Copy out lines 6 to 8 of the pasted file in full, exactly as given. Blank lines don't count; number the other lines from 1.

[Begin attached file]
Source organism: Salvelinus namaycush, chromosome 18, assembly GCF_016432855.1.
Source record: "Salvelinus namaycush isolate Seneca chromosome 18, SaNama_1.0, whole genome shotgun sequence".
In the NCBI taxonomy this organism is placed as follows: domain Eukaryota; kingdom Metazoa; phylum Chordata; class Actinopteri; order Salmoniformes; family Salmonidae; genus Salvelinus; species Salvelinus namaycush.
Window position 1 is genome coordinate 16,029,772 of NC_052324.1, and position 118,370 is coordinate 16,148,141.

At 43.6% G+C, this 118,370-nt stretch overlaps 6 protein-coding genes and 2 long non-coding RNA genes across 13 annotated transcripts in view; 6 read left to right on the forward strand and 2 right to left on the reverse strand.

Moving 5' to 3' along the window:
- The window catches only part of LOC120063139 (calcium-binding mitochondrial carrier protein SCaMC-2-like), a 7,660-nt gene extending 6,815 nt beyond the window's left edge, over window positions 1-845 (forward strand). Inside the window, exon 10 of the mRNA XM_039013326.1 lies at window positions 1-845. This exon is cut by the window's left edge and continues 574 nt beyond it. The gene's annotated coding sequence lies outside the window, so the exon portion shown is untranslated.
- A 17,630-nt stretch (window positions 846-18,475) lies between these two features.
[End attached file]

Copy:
Moving 5' to 3' along the window:
- The window catches only part of LOC120063139 (calcium-binding mitochondrial carrier protein SCaMC-2-like), a 7,660-nt gene extending 6,815 nt beyond the window's left edge, over window positions 1-845 (forward strand). Inside the window, exon 10 of the mRNA XM_039013326.1 lies at window positions 1-845. This exon is cut by the window's left edge and continues 574 nt beyond it. The gene's annotated coding sequence lies outside the window, so the exon portion shown is untranslated.
- A 17,630-nt stretch (window positions 846-18,475) lies between these two features.